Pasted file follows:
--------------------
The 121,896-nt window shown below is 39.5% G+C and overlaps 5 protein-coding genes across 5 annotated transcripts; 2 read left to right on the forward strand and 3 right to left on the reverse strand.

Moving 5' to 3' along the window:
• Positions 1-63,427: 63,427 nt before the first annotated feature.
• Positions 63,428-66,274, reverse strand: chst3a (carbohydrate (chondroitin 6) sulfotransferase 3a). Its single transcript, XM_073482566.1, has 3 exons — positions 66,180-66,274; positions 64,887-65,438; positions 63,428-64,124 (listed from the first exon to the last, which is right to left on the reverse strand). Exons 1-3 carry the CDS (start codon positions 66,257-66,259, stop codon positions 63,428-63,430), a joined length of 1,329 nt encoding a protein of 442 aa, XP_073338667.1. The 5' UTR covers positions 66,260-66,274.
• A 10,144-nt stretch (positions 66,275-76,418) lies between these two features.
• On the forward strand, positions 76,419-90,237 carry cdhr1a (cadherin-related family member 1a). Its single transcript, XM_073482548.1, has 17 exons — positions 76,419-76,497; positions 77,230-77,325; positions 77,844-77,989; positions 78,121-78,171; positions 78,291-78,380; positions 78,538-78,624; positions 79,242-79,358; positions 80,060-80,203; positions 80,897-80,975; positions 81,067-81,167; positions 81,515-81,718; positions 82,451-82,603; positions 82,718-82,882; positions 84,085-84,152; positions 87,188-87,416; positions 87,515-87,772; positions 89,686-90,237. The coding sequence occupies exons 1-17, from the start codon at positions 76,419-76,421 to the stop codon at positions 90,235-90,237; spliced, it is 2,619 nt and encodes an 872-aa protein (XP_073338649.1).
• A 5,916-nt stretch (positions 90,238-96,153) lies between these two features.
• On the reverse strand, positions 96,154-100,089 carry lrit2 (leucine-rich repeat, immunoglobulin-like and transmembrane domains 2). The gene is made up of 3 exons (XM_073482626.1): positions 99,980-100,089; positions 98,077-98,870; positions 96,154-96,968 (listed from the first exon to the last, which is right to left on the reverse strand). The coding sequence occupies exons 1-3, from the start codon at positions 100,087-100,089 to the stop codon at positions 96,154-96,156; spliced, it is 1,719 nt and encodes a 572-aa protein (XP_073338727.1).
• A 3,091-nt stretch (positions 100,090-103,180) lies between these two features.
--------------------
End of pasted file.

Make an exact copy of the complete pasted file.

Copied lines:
The 121,896-nt window shown below is 39.5% G+C and overlaps 5 protein-coding genes across 5 annotated transcripts; 2 read left to right on the forward strand and 3 right to left on the reverse strand.

Moving 5' to 3' along the window:
• Positions 1-63,427: 63,427 nt before the first annotated feature.
• Positions 63,428-66,274, reverse strand: chst3a (carbohydrate (chondroitin 6) sulfotransferase 3a). Its single transcript, XM_073482566.1, has 3 exons — positions 66,180-66,274; positions 64,887-65,438; positions 63,428-64,124 (listed from the first exon to the last, which is right to left on the reverse strand). Exons 1-3 carry the CDS (start codon positions 66,257-66,259, stop codon positions 63,428-63,430), a joined length of 1,329 nt encoding a protein of 442 aa, XP_073338667.1. The 5' UTR covers positions 66,260-66,274.
• A 10,144-nt stretch (positions 66,275-76,418) lies between these two features.
• On the forward strand, positions 76,419-90,237 carry cdhr1a (cadherin-related family member 1a). Its single transcript, XM_073482548.1, has 17 exons — positions 76,419-76,497; positions 77,230-77,325; positions 77,844-77,989; positions 78,121-78,171; positions 78,291-78,380; positions 78,538-78,624; positions 79,242-79,358; positions 80,060-80,203; positions 80,897-80,975; positions 81,067-81,167; positions 81,515-81,718; positions 82,451-82,603; positions 82,718-82,882; positions 84,085-84,152; positions 87,188-87,416; positions 87,515-87,772; positions 89,686-90,237. The coding sequence occupies exons 1-17, from the start codon at positions 76,419-76,421 to the stop codon at positions 90,235-90,237; spliced, it is 2,619 nt and encodes an 872-aa protein (XP_073338649.1).
• A 5,916-nt stretch (positions 90,238-96,153) lies between these two features.
• On the reverse strand, positions 96,154-100,089 carry lrit2 (leucine-rich repeat, immunoglobulin-like and transmembrane domains 2). The gene is made up of 3 exons (XM_073482626.1): positions 99,980-100,089; positions 98,077-98,870; positions 96,154-96,968 (listed from the first exon to the last, which is right to left on the reverse strand). The coding sequence occupies exons 1-3, from the start codon at positions 100,087-100,089 to the stop codon at positions 96,154-96,156; spliced, it is 1,719 nt and encodes a 572-aa protein (XP_073338727.1).
• A 3,091-nt stretch (positions 100,090-103,180) lies between these two features.